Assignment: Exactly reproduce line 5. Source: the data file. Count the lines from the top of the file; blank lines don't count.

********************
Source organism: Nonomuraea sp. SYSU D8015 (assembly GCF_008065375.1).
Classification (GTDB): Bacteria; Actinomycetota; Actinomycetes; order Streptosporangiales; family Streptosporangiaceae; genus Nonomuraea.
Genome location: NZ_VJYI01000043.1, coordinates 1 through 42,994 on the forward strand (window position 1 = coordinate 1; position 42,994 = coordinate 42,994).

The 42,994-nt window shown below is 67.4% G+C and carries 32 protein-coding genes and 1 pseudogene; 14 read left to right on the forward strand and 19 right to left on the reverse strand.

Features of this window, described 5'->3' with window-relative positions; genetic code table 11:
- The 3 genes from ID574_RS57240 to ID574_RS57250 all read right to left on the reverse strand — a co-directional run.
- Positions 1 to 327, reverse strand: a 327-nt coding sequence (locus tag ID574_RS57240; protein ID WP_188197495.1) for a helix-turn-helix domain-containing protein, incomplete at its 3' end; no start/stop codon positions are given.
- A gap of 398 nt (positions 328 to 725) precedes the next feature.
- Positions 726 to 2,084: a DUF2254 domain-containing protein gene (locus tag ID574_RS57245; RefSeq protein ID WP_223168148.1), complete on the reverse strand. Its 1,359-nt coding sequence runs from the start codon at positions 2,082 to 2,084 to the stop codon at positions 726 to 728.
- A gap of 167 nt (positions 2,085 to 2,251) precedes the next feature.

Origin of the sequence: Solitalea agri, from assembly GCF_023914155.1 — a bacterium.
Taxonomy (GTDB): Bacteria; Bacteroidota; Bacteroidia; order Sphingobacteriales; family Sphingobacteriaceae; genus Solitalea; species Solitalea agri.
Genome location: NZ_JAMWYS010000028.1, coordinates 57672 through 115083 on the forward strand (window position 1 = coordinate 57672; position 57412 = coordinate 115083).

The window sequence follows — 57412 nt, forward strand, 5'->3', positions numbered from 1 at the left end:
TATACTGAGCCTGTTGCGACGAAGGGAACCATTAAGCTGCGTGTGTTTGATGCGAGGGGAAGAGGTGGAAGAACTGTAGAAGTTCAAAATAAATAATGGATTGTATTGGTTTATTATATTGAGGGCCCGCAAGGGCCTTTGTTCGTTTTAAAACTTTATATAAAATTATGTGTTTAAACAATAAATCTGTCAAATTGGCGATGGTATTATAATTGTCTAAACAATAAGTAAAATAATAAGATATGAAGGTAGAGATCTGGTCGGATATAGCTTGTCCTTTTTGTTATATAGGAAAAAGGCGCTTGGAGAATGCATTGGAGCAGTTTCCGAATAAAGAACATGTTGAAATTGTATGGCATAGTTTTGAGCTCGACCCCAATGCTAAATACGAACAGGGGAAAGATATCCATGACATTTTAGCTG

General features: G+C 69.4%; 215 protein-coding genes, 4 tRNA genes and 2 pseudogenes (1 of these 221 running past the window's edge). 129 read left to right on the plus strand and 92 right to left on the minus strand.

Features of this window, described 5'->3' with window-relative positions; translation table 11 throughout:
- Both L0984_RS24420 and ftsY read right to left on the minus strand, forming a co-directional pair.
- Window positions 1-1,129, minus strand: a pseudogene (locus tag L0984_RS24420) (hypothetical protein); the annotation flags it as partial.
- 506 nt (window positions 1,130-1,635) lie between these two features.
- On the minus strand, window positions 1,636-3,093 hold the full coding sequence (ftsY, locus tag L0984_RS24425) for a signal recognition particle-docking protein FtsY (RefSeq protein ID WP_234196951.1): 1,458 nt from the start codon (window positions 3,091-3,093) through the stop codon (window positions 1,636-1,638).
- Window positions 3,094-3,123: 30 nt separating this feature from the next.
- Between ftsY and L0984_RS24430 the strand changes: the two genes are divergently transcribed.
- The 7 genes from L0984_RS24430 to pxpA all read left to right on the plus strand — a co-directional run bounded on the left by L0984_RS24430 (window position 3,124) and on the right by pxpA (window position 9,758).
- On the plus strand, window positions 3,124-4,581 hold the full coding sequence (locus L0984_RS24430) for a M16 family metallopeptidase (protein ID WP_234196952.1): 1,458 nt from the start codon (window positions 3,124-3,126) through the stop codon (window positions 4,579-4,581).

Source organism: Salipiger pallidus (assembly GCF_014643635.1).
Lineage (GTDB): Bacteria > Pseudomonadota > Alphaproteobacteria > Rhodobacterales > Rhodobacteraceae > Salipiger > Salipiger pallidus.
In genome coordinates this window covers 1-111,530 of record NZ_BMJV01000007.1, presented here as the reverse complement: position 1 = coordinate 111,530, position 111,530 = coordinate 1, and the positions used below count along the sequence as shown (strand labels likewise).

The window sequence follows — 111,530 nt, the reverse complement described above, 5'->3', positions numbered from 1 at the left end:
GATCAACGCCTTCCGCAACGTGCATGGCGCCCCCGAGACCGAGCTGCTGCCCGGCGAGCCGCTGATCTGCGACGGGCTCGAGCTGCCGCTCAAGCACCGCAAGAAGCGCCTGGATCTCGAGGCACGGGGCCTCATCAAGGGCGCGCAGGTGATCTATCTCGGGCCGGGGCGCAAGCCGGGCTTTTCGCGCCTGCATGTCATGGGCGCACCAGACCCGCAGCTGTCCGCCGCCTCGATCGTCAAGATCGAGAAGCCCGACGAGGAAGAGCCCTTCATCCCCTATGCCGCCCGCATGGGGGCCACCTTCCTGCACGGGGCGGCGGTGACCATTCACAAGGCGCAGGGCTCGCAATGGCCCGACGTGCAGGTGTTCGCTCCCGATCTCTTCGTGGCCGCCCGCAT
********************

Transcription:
Features of this window, described 5'->3' with window-relative positions; genetic code table 11: